Cuing Safety in the Law School Classroom: Using a Polyvagal Theory Framework in Support of Trauma-Informed Teaching Practices

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Jefferson Law Book Company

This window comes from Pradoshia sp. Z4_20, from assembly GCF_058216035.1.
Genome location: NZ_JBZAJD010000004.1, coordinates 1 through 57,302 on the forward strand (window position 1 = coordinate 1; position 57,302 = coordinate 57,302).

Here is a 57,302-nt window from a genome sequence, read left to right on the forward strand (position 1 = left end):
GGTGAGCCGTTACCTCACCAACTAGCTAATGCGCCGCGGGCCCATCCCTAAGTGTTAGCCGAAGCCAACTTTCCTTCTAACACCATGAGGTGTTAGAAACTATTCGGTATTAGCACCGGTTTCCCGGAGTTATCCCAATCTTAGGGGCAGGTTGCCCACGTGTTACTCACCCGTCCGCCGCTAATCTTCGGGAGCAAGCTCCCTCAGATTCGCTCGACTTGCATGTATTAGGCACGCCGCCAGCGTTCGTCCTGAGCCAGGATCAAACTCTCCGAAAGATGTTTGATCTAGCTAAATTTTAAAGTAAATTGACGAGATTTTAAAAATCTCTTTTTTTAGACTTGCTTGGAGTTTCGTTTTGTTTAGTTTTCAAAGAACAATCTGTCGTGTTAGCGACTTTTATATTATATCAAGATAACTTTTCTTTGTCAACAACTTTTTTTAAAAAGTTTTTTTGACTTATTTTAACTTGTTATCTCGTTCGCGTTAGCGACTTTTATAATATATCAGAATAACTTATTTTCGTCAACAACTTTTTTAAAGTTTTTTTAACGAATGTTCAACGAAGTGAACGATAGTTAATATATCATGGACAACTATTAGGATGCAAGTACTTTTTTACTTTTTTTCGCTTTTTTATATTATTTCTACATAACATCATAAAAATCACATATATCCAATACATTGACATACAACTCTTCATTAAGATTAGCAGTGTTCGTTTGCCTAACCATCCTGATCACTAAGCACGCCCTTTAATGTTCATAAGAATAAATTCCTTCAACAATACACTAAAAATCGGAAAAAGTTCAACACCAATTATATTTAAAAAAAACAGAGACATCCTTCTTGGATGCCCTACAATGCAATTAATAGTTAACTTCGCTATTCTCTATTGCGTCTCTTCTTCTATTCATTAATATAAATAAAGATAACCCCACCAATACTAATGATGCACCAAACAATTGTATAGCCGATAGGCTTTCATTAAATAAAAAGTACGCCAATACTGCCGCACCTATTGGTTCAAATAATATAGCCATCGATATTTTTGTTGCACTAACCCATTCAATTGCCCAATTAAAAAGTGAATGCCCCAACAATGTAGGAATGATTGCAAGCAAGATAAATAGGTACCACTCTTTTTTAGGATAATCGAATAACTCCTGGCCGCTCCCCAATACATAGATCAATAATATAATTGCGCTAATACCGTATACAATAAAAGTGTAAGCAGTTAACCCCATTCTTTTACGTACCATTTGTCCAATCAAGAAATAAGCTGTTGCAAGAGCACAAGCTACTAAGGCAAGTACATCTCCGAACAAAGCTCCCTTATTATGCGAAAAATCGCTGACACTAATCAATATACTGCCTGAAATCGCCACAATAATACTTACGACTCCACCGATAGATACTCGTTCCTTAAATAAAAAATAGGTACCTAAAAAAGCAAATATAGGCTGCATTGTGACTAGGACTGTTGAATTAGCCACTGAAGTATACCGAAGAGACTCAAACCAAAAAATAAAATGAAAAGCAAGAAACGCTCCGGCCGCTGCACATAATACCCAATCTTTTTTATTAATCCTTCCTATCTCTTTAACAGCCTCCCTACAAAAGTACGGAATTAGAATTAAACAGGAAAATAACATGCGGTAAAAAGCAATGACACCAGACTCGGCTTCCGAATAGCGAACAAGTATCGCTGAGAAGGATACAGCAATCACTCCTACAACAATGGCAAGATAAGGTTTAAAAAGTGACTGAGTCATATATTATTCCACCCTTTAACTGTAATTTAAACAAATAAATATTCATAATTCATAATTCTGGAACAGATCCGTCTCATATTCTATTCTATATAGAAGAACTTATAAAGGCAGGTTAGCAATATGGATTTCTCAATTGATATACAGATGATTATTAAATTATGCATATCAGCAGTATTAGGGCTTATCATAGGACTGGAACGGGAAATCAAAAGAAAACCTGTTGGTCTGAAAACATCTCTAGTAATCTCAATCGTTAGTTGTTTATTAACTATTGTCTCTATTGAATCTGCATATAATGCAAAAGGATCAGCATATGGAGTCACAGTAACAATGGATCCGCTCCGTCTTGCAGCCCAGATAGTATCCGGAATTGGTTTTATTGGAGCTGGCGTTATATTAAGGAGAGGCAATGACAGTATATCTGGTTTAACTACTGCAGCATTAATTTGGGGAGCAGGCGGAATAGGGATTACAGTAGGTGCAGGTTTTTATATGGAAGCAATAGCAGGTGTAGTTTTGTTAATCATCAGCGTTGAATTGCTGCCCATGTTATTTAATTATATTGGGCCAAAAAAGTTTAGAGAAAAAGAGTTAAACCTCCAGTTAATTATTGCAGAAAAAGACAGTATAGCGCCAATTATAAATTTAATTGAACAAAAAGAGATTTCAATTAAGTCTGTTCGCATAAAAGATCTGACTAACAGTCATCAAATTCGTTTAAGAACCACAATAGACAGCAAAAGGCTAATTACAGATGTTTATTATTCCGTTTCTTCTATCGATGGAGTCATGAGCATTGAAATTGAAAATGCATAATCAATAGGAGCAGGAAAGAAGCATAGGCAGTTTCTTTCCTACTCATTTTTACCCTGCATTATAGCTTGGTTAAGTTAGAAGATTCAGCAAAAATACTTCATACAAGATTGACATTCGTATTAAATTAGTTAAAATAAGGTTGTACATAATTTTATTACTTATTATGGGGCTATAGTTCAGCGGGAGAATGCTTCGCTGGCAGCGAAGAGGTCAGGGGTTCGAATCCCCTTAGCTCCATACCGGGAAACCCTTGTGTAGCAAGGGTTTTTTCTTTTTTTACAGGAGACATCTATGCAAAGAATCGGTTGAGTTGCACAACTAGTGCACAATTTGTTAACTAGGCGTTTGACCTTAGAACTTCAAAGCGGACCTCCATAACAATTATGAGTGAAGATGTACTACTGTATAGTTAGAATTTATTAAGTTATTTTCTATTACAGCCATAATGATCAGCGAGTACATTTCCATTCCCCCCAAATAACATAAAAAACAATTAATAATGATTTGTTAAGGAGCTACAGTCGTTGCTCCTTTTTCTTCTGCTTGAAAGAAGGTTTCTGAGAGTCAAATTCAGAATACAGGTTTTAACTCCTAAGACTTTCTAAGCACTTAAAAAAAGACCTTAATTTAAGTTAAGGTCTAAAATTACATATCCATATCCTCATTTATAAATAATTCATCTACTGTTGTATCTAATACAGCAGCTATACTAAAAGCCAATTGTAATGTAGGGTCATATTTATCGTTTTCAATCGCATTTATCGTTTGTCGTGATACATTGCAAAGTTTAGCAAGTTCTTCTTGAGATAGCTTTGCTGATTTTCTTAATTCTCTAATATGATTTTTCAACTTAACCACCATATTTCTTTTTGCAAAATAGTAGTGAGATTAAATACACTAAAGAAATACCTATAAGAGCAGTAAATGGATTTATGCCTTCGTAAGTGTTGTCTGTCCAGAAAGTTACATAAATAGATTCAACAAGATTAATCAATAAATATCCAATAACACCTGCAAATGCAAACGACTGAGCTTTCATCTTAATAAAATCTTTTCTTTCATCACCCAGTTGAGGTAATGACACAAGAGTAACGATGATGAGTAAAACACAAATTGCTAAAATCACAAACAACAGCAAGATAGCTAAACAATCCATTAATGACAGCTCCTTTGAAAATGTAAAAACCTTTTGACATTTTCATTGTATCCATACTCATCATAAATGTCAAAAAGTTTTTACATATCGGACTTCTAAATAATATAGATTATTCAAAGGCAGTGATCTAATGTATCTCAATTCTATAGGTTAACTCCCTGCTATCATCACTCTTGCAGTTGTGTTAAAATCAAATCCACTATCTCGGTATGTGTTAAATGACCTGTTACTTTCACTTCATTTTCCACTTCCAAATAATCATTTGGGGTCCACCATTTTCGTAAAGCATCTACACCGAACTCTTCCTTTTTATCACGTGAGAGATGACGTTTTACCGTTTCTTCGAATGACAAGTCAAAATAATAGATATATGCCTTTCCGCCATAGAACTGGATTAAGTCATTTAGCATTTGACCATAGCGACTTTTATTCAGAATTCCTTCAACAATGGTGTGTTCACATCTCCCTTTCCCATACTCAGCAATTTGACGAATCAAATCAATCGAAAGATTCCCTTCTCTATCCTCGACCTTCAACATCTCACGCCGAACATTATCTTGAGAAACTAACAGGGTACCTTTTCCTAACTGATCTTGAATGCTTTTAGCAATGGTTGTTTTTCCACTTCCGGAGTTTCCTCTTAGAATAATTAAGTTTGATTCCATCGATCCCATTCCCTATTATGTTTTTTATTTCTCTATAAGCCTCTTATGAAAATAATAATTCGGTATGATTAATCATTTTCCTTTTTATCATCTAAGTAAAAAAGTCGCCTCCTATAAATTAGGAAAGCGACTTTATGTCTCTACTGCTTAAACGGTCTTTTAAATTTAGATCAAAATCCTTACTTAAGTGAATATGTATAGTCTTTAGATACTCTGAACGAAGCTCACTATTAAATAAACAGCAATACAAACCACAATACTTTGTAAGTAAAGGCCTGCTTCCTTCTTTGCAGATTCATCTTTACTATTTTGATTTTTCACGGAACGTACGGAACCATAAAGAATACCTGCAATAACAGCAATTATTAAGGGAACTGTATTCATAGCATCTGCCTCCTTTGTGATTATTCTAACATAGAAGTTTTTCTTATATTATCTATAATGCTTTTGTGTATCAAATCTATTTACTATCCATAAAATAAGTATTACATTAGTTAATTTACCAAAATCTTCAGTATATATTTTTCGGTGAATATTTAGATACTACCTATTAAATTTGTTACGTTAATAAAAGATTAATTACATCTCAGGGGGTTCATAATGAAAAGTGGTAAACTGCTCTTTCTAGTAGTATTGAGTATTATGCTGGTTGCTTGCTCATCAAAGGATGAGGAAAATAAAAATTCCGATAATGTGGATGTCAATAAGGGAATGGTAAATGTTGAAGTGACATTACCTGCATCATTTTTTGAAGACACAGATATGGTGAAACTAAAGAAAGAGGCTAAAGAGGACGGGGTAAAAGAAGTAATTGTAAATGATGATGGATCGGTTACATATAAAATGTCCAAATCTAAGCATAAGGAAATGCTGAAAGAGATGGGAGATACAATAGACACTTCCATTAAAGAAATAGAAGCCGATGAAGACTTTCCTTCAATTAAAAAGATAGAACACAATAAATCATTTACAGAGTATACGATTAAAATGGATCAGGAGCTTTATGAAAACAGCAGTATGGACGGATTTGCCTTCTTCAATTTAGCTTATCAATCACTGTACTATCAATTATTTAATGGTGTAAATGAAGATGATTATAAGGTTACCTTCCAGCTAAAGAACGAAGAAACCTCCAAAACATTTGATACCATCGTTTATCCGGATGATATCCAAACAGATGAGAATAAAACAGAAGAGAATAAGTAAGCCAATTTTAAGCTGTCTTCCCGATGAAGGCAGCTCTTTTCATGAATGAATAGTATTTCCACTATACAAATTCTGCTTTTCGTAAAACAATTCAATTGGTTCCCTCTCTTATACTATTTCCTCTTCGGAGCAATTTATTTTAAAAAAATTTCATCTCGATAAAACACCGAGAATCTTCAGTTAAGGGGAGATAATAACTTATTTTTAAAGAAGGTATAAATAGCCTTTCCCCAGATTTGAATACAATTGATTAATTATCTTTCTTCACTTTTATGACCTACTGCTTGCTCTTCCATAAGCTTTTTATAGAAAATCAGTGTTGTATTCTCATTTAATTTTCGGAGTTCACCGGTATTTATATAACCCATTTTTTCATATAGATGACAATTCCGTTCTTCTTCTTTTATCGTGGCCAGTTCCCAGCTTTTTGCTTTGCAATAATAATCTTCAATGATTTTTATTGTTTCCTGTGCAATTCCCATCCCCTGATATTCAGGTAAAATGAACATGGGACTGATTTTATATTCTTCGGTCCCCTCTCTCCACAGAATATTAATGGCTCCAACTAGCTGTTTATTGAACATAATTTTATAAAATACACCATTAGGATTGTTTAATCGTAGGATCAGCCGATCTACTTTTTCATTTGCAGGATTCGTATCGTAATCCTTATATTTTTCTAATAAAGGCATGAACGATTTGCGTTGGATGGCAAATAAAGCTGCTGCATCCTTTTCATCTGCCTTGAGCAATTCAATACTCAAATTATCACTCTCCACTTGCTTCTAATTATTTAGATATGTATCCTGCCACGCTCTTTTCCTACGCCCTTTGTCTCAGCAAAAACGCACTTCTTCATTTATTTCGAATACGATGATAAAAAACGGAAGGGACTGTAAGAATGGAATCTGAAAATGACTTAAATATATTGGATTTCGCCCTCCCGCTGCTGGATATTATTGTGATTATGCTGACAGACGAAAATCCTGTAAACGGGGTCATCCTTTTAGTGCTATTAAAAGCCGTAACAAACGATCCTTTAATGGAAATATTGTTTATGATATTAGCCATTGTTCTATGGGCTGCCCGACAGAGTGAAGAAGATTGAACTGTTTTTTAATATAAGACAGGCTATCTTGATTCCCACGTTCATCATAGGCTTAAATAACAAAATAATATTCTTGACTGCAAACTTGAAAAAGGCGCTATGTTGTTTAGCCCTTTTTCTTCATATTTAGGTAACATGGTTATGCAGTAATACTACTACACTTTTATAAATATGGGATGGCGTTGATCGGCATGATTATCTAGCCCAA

The past few decades have seen a welcomed focus on “Trauma-informed education.” This focus is often traced back to the 1997 Adverse Childhood Experiences study, which identified many significant negative outcomes that resulted from childhood trauma.1 While the original study focused on outcomes such as chronic health problems, incarceration, and employment challenges, later researchers focused on the negative impacts on education and learning as a result of trauma.2 Educators continue to work with this research trying to figure out how to be more “trauma-informed,” and to better reach those students whose lives and learning capacity have been affected by Trauma. This work usually begins with an exploration classroom and curricular adaptations designed to avoid retraumatizing students. Unfortunately, it often ends there. Researchers don’t usually take what we see as the next step. They don’t usually explore the psychological and physiological changes caused by trauma, and the negative effects these changes have on the capacity to learn. And they do not suggest possible steps to address those negative effects. We aim to do this here by first digging into the ways in which trauma affects the brain, through a larger discussion of the application of Steven Porges’ “Polyvagal theory”3 to education. And we will conclude by suggesting concrete steps you can take to address the negative effects of trauma in the classroom.

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